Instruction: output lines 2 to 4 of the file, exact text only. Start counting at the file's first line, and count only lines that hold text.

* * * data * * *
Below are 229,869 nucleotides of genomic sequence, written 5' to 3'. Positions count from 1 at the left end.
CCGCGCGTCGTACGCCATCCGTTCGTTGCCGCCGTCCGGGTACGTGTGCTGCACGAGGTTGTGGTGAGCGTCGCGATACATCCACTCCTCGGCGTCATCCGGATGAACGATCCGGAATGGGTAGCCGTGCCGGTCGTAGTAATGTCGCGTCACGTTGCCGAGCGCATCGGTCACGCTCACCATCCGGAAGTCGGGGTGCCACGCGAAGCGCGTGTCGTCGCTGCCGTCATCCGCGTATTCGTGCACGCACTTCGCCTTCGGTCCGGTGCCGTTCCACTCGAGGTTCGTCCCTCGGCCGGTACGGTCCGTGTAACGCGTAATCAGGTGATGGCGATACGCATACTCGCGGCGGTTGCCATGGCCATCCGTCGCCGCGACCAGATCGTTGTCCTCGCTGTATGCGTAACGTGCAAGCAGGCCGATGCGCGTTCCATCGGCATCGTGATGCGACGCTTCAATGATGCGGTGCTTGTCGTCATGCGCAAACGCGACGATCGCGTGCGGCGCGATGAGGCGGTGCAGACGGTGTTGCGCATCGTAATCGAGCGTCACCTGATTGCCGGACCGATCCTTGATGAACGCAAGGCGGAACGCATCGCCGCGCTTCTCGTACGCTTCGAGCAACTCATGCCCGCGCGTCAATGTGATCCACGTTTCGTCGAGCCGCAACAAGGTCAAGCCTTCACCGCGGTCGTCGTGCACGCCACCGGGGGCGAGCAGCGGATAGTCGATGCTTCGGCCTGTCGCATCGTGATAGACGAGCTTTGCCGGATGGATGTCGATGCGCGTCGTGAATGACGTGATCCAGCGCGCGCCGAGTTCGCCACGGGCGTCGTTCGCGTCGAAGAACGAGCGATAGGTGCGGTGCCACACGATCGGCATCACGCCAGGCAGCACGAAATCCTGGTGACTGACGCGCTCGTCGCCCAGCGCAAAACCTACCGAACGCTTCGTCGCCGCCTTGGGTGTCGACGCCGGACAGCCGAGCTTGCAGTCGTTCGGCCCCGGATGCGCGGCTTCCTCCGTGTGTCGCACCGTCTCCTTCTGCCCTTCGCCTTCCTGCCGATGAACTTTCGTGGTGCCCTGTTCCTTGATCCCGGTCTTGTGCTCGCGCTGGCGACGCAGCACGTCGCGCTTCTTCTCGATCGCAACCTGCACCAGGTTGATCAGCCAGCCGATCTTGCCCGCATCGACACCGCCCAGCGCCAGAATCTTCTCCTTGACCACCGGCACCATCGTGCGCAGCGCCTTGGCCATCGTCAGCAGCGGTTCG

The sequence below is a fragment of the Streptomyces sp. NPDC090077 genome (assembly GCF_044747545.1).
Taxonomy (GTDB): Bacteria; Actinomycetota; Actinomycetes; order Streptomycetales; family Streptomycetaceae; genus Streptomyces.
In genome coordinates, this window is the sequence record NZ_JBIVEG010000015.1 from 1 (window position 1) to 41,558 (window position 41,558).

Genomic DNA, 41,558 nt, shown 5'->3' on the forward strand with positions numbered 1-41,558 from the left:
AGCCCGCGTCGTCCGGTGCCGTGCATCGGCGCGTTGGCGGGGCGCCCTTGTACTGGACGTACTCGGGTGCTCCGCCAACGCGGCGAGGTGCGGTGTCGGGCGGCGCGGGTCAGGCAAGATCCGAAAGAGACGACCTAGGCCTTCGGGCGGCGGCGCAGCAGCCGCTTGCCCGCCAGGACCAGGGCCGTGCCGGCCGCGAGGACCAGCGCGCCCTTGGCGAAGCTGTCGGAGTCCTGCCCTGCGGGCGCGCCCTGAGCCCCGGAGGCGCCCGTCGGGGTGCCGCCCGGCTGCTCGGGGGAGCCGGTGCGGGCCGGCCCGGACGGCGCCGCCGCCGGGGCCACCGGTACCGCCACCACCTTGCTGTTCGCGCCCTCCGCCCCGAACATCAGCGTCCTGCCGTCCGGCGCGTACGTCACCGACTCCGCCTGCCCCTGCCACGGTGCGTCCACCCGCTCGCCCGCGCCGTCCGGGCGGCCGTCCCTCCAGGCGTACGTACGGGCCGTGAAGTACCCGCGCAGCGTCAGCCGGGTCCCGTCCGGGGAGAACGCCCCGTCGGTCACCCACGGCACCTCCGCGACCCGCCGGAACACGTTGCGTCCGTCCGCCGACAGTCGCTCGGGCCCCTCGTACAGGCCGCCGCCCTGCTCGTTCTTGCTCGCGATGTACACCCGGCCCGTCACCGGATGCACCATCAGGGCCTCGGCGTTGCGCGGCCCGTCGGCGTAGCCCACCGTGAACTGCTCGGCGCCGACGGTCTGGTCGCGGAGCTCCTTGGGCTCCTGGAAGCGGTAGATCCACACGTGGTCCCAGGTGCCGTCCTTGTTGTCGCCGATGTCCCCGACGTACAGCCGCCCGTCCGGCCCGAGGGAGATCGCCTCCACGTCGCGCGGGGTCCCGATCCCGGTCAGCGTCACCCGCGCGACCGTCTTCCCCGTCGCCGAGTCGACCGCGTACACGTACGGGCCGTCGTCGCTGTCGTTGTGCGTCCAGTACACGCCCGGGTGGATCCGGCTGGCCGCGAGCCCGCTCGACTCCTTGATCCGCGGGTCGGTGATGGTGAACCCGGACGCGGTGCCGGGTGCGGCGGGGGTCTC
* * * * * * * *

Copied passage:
CCGCGCGTCGTACGCCATCCGTTCGTTGCCGCCGTCCGGGTACGTGTGCTGCACGAGGTTGTGGTGAGCGTCGCGATACATCCACTCCTCGGCGTCATCCGGATGAACGATCCGGAATGGGTAGCCGTGCCGGTCGTAGTAATGTCGCGTCACGTTGCCGAGCGCATCGGTCACGCTCACCATCCGGAAGTCGGGGTGCCACGCGAAGCGCGTGTCGTCGCTGCCGTCATCCGCGTATTCGTGCACGCACTTCGCCTTCGGTCCGGTGCCGTTCCACTCGAGGTTCGTCCCTCGGCCGGTACGGTCCGTGTAACGCGTAATCAGGTGATGGCGATACGCATACTCGCGGCGGTTGCCATGGCCATCCGTCGCCGCGACCAGATCGTTGTCCTCGCTGTATGCGTAACGTGCAAGCAGGCCGATGCGCGTTCCATCGGCATCGTGATGCGACGCTTCAATGATGCGGTGCTTGTCGTCATGCGCAAACGCGACGATCGCGTGCGGCGCGATGAGGCGGTGCAGACGGTGTTGCGCATCGTAATCGAGCGTCACCTGATTGCCGGACCGATCCTTGATGAACGCAAGGCGGAACGCATCGCCGCGCTTCTCGTACGCTTCGAGCAACTCATGCCCGCGCGTCAATGTGATCCACGTTTCGTCGAGCCGCAACAAGGTCAAGCCTTCACCGCGGTCGTCGTGCACGCCACCGGGGGCGAGCAGCGGATAGTCGATGCTTCGGCCTGTCGCATCGTGATAGACGAGCTTTGCCGGATGGATGTCGATGCGCGTCGTGAATGACGTGATCCAGCGCGCGCCGAGTTCGCCACGGGCGTCGTTCGCGTCGAAGAACGAGCGATAGGTGCGGTGCCACACGATCGGCATCACGCCAGGCAGCACGAAATCCTGGTGACTGACGCGCTCGTCGCCCAGCGCAAAACCTACCGAACGCTTCGTCGCCGCCTTGGGTGTCGACGCCGGACAGCCGAGCTTGCAGTCGTTCGGCCCCGGATGCGCGGCTTCCTCCGTGTGTCGCACCGTCTCCTTCTGCCCTTCGCCTTCCTGCCGATGAACTTTCGTGGTGCCCTGTTCCTTGATCCCGGTCTTGTGCTCGCGCTGGCGACGCAGCACGTCGCGCTTCTTCTCGATCGCAACCTGCACCAGGTTGATCAGCCAGCCGATCTTGCCCGCATCGACACCGCCCAGCGCCAGAATCTTCTCCTTGACCACCGGCACCATCGTGCGCAGCGCCTTGGCCATCGTCAGCAGCGGTTCG

The sequence below is a fragment of the Streptomyces sp. NPDC090077 genome (assembly GCF_044747545.1).
Taxonomy (GTDB): Bacteria; Actinomycetota; Actinomycetes; order Streptomycetales; family Streptomycetaceae; genus Streptomyces.